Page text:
Oh I save all my R scripts and outputs for these kinds of models even if they don’t work. It doesn’t matter if it’s going in a academic journal, to a stakeholder/manager, or a report. Capturing the whole process is important.

I meant to write one but work and such gets in the way. If you can grab the book An Introduction to State Space Time Series Analysis but use the Stan examples that will get you most of the way there.

Just a quick question before I embark into reading - the examples in the book are for discrete outcome (road traffic fatalities in Norway and Finland). My objective is to predict credit_risk (which is binary high/low variable) for every individual in the study. I glanced briefly at formulations in various chapters and wasn’t able to find one with binary outcome.

Another quick question. Intuitively if credit_risk of individual was high previous quarter it is quite unlikely that it become low in the current quarter, i.e. the probability of transition from state with high credit_risk to the state with low credit_risk is very small. Thus the perception that credit_risk at time t+1 depends on credit_risk at time t. Do state space models accommodate this relationship?

I stumbled upon this. I think GARMA model (actually the Zeger–Qaqish model with logistic link) might implement what I am looking for. I still think that priors for \alpha and \varphi should be GPs. Can somebody in stan’s community share an example?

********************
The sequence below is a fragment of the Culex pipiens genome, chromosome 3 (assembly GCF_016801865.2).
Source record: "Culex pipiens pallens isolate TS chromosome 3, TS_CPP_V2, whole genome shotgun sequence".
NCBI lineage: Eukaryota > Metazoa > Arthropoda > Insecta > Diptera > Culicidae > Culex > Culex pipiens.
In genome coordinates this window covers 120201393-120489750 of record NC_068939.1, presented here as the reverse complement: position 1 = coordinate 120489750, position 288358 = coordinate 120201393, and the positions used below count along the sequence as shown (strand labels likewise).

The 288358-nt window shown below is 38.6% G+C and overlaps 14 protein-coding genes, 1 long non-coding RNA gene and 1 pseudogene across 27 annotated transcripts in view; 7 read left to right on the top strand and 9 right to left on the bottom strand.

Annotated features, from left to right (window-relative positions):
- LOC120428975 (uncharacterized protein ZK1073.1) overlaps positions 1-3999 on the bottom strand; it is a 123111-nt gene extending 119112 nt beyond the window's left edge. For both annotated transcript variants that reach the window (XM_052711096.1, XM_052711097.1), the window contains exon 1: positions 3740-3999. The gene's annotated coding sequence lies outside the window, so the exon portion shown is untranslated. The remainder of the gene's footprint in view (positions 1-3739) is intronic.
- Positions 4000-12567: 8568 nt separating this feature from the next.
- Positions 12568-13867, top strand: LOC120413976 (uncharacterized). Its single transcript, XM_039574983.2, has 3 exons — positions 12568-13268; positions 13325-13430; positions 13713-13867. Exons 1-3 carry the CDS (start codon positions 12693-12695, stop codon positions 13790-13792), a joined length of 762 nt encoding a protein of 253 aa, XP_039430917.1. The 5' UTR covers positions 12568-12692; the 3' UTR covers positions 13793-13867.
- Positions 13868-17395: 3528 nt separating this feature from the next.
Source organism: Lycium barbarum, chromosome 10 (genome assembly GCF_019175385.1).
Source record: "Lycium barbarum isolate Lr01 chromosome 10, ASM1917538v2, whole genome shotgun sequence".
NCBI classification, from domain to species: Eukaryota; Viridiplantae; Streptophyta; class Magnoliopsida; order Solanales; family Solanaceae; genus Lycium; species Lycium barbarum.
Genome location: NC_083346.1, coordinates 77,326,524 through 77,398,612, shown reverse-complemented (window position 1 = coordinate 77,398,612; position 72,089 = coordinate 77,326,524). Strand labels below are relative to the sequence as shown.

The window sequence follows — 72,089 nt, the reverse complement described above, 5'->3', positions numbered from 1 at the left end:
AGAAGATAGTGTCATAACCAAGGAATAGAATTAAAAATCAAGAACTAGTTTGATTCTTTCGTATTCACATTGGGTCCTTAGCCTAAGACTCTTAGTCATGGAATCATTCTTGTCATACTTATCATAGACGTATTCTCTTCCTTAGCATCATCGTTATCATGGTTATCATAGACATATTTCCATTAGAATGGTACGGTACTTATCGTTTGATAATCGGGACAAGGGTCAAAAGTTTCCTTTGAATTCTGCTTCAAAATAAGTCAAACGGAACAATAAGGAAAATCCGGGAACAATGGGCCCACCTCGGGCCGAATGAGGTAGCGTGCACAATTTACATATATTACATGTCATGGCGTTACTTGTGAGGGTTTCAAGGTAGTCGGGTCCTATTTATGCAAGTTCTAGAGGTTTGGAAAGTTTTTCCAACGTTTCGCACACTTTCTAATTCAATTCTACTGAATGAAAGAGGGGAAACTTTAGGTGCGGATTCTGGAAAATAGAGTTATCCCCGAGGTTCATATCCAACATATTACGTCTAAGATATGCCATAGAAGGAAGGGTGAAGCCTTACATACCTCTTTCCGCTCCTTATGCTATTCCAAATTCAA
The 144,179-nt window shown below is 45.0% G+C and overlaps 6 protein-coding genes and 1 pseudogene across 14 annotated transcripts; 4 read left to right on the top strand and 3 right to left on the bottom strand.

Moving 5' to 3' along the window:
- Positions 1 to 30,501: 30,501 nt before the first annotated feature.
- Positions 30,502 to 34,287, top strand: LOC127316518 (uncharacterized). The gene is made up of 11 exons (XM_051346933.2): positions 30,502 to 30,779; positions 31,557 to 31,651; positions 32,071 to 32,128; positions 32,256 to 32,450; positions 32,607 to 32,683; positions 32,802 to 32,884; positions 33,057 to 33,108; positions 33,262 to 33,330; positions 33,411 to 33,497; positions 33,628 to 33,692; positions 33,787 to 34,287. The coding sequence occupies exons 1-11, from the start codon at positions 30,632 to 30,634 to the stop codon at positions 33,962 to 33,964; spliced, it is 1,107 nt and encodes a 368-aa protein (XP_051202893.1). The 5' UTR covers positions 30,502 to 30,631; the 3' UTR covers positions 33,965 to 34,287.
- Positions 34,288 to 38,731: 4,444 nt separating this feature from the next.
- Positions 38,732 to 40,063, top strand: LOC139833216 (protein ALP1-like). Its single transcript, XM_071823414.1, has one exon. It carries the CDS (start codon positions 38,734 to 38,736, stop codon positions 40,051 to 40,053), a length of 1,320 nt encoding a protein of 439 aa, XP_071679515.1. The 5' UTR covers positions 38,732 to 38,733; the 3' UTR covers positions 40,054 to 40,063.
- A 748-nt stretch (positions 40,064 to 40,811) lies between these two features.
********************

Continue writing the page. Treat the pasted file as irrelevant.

How many observations? This is important, because if you have very large number of observations, then some ways to compute GPs get very slow.

You write credit_risk ~ s(year, x1, x2, …, xn, bs = ‘gp’) which implies full joint GP for all time and covariates with all interactions between them. This is computationally the most challenging one. Are you sure you need all interactions between everything? If yes, then you could write that GP model in Stan language, but it would be too slow if you have more than 1000 observations, or maybe with GPUs more than 10000 observations. There are GP specific packages which could handle much more, but they can be bit more limited in what kind model structures you can easily write.

Easiest would be if you would be happy with additive model similar to s(year) + s(x1) + s(x2) ... as it will have the non-linearities and this can be made to scale linearly with the number of observations and you can make these with brms and with extra things with lgpr